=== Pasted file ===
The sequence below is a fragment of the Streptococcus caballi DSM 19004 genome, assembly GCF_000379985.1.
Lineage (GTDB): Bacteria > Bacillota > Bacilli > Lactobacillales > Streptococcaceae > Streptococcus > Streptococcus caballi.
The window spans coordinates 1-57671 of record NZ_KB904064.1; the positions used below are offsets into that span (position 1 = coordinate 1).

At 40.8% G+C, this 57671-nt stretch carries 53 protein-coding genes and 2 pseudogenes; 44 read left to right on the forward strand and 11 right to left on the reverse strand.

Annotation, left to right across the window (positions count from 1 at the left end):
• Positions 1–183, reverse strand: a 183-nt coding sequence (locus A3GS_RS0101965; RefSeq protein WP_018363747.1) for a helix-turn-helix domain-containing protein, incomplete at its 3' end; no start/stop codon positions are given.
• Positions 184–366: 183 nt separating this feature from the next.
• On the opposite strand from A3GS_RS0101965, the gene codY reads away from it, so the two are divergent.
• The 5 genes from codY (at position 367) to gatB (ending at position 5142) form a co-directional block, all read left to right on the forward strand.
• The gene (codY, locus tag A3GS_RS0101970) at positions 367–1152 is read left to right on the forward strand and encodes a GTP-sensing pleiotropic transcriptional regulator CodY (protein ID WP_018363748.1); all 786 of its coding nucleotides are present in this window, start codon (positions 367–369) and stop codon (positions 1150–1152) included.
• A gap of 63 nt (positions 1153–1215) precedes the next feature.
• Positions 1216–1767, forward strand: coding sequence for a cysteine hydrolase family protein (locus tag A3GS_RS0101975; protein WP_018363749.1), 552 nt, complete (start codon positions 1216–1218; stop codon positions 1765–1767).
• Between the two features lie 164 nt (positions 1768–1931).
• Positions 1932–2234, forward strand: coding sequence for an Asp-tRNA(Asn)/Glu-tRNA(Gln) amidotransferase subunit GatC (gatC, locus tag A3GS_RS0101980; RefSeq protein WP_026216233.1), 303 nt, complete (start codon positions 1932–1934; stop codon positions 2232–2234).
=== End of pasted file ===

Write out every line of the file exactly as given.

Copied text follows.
The sequence below is a fragment of the Streptococcus caballi DSM 19004 genome, assembly GCF_000379985.1.
Lineage (GTDB): Bacteria > Bacillota > Bacilli > Lactobacillales > Streptococcaceae > Streptococcus > Streptococcus caballi.
The window spans coordinates 1-57671 of record NZ_KB904064.1; the positions used below are offsets into that span (position 1 = coordinate 1).

At 40.8% G+C, this 57671-nt stretch carries 53 protein-coding genes and 2 pseudogenes; 44 read left to right on the forward strand and 11 right to left on the reverse strand.

Annotation, left to right across the window (positions count from 1 at the left end):
• Positions 1–183, reverse strand: a 183-nt coding sequence (locus A3GS_RS0101965; RefSeq protein WP_018363747.1) for a helix-turn-helix domain-containing protein, incomplete at its 3' end; no start/stop codon positions are given.
• Positions 184–366: 183 nt separating this feature from the next.
• On the opposite strand from A3GS_RS0101965, the gene codY reads away from it, so the two are divergent.
• The 5 genes from codY (at position 367) to gatB (ending at position 5142) form a co-directional block, all read left to right on the forward strand.
• The gene (codY, locus tag A3GS_RS0101970) at positions 367–1152 is read left to right on the forward strand and encodes a GTP-sensing pleiotropic transcriptional regulator CodY (protein ID WP_018363748.1); all 786 of its coding nucleotides are present in this window, start codon (positions 367–369) and stop codon (positions 1150–1152) included.
• A gap of 63 nt (positions 1153–1215) precedes the next feature.
• Positions 1216–1767, forward strand: coding sequence for a cysteine hydrolase family protein (locus tag A3GS_RS0101975; protein WP_018363749.1), 552 nt, complete (start codon positions 1216–1218; stop codon positions 1765–1767).
• Between the two features lie 164 nt (positions 1768–1931).
• Positions 1932–2234, forward strand: coding sequence for an Asp-tRNA(Asn)/Glu-tRNA(Gln) amidotransferase subunit GatC (gatC, locus tag A3GS_RS0101980; RefSeq protein WP_026216233.1), 303 nt, complete (start codon positions 1932–1934; stop codon positions 2232–2234).